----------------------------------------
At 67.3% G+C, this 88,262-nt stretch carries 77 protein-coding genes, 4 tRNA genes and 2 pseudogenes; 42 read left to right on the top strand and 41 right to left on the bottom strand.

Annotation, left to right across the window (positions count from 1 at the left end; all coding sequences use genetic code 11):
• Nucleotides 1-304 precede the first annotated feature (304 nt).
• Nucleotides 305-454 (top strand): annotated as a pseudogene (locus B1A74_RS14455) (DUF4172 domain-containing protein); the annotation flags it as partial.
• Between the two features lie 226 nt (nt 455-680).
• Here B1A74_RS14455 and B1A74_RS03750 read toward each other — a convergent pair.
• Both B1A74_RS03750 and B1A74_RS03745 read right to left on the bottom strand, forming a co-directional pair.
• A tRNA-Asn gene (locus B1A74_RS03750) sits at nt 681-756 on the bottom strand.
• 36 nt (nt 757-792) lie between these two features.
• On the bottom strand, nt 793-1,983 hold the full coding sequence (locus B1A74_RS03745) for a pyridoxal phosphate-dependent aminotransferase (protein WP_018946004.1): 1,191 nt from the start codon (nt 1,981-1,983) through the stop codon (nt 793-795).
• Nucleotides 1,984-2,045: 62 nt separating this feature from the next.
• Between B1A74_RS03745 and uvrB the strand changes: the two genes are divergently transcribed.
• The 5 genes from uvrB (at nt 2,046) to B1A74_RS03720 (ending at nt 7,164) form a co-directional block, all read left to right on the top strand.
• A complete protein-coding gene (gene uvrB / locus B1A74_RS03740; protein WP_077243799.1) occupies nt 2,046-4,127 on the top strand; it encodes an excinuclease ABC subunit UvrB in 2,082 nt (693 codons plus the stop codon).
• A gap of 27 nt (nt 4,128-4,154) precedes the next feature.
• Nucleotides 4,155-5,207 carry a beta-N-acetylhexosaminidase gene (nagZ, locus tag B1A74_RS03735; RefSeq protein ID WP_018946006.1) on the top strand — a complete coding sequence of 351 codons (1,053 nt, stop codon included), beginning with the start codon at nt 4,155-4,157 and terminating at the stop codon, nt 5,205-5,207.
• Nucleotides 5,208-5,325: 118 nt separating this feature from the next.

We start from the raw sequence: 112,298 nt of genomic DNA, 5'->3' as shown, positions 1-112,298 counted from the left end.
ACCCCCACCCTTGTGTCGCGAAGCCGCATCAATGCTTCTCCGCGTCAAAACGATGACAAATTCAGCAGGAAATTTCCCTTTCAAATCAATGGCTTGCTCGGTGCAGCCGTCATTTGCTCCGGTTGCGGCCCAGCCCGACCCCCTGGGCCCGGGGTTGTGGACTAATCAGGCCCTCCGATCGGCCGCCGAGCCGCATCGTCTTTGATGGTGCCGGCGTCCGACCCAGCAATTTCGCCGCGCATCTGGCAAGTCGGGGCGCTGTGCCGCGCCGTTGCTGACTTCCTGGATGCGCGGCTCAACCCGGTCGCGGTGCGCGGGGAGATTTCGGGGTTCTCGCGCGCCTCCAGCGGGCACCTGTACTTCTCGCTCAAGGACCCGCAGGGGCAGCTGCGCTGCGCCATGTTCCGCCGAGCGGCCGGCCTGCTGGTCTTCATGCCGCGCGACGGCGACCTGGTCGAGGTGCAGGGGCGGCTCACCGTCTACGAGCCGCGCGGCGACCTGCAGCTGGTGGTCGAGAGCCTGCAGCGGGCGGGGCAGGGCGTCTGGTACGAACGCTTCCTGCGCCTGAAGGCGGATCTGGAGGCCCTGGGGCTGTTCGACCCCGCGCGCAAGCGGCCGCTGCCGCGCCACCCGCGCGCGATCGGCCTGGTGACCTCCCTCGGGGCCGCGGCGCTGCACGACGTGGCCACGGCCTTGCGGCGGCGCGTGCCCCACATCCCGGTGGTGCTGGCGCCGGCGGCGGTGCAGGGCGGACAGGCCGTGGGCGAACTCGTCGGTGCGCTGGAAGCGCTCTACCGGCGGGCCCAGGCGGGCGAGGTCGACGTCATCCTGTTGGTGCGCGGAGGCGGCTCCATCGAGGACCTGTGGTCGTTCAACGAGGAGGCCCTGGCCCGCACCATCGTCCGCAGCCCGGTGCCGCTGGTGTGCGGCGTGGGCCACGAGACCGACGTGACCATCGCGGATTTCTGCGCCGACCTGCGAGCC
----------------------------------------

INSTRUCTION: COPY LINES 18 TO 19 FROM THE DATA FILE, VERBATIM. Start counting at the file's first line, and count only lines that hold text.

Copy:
We start from the raw sequence: 112,298 nt of genomic DNA, 5'->3' as shown, positions 1-112,298 counted from the left end.
ACCCCCACCCTTGTGTCGCGAAGCCGCATCAATGCTTCTCCGCGTCAAAACGATGACAAATTCAGCAGGAAATTTCCCTTTCAAATCAATGGCTTGCTCGGTGCAGCCGTCATTTGCTCCGGTTGCGGCCCAGCCCGACCCCCTGGGCCCGGGGTTGTGGACTAATCAGGCCCTCCGATCGGCCGCCGAGCCGCATCGTCTTTGATGGTGCCGGCGTCCGACCCAGCAATTTCGCCGCGCATCTGGCAAGTCGGGGCGCTGTGCCGCGCCGTTGCTGACTTCCTGGATGCGCGGCTCAACCCGGTCGCGGTGCGCGGGGAGATTTCGGGGTTCTCGCGCGCCTCCAGCGGGCACCTGTACTTCTCGCTCAAGGACCCGCAGGGGCAGCTGCGCTGCGCCATGTTCCGCCGAGCGGCCGGCCTGCTGGTCTTCATGCCGCGCGACGGCGACCTGGTCGAGGTGCAGGGGCGGCTCACCGTCTACGAGCCGCGCGGCGACCTGCAGCTGGTGGTCGAGAGCCTGCAGCGGGCGGGGCAGGGCGTCTGGTACGAACGCTTCCTGCGCCTGAAGGCGGATCTGGAGGCCCTGGGGCTGTTCGACCCCGCGCGCAAGCGGCCGCTGCCGCGCCACCCGCGCGCGATCGGCCTGGTGACCTCCCTCGGGGCCGCGGCGCTGCACGACGTGGCCACGGCCTTGCGGCGGCGCGTGCCCCACATCCCGGTGGTGCTGGCGCCGGCGGCGGTGCAGGGCGGACAGGCCGTGGGCGAACTCGTCGGTGCGCTGGAAGCGCTCTACCGGCGGGCCCAGGCGGGCGAGGTCGACGTCATCCTGTTGGTGCGCGGAGGCGGCTCCATCGAGGACCTGTGGTCGTTCAACGAGGAGGCCCTGGCCCGCACCATCGTCCGCAGCCCGGTGCCGCTGGTGTGCGGCGTGGGCCACGAGACCGACGTGACCATCGCGGATTTCTGCGCCGACCTGCGAGCC